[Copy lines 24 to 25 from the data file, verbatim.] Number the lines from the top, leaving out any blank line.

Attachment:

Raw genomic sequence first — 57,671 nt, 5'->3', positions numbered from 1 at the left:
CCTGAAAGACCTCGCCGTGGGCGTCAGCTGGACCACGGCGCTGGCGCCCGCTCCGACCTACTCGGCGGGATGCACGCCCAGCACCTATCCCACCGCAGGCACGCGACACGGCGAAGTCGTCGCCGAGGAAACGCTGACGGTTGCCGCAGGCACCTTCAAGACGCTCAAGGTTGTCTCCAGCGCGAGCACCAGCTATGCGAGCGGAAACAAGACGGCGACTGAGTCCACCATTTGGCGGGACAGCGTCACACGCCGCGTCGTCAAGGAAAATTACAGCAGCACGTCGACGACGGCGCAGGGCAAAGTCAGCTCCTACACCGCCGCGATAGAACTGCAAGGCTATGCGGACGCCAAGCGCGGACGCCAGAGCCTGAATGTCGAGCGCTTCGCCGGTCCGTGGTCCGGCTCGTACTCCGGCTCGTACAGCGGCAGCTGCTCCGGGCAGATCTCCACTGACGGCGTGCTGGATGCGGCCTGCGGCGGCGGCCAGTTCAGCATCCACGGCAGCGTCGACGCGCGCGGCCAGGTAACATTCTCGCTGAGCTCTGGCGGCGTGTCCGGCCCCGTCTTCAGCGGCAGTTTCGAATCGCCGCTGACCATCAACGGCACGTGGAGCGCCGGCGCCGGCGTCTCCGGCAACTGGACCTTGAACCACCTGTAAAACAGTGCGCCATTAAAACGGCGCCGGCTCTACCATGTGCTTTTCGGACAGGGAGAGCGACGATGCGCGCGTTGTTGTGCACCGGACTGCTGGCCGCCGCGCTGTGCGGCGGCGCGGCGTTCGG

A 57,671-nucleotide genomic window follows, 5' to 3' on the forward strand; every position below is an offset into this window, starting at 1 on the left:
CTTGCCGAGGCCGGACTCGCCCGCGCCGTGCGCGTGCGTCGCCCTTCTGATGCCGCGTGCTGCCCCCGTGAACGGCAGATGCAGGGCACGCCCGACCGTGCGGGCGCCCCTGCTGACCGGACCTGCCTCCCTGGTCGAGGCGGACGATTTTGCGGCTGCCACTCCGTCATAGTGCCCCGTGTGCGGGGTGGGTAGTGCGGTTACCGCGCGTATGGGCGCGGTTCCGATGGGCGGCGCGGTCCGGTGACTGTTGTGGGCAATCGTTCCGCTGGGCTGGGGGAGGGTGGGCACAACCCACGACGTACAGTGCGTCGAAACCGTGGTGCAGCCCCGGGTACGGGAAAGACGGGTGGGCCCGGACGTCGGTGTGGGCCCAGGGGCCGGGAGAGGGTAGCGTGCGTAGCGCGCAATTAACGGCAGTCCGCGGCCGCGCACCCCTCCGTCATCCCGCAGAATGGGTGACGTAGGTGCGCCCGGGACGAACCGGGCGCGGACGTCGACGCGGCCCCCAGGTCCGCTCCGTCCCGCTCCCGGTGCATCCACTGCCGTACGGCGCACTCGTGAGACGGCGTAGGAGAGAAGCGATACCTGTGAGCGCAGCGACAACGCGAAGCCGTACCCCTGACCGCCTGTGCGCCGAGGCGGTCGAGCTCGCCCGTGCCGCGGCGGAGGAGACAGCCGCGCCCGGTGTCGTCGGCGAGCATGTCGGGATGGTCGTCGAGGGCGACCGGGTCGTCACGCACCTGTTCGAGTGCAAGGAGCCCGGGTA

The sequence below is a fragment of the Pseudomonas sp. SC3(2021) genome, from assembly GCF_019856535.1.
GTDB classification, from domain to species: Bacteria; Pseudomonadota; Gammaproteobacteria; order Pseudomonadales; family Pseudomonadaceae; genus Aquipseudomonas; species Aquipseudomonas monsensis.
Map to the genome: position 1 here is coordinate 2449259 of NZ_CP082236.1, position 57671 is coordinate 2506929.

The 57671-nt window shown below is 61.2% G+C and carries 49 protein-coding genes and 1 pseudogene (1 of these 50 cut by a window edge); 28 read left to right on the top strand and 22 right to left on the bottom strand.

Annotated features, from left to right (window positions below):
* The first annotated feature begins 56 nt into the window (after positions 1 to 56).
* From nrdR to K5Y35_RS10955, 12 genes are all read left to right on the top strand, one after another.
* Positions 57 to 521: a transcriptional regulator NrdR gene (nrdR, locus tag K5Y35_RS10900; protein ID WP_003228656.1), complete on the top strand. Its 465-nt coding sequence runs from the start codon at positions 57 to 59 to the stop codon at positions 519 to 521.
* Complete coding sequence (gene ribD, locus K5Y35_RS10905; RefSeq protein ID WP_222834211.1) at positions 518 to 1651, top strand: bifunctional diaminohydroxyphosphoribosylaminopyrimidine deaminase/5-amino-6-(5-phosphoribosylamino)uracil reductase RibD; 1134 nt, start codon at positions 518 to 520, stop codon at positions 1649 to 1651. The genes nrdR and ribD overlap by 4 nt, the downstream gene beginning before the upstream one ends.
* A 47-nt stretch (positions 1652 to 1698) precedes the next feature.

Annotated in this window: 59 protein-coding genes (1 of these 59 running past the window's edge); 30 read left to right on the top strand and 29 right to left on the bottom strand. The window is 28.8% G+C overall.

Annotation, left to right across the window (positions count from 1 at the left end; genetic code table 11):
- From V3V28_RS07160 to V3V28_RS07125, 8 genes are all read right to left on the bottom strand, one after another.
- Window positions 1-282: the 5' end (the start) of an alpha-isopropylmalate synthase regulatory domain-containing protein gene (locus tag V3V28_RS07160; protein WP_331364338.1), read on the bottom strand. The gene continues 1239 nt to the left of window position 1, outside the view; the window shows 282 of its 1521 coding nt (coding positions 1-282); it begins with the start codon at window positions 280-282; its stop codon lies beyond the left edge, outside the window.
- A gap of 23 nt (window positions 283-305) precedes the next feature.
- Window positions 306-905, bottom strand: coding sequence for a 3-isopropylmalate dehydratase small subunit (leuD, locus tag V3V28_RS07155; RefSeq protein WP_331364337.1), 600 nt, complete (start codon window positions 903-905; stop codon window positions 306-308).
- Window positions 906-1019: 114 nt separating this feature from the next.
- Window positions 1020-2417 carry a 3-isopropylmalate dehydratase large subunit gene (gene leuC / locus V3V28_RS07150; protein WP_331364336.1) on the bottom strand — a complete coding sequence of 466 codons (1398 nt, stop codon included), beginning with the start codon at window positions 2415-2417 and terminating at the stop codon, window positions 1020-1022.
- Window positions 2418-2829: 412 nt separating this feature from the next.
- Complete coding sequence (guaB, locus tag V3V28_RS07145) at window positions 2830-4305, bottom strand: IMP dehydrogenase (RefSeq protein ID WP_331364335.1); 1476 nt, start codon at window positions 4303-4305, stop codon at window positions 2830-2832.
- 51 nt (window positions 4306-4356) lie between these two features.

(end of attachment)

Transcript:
- Complete coding sequence (guaB, locus tag V3V28_RS07145) at window positions 2830-4305, bottom strand: IMP dehydrogenase (RefSeq protein ID WP_331364335.1); 1476 nt, start codon at window positions 4303-4305, stop codon at window positions 2830-2832.
- 51 nt (window positions 4306-4356) lie between these two features.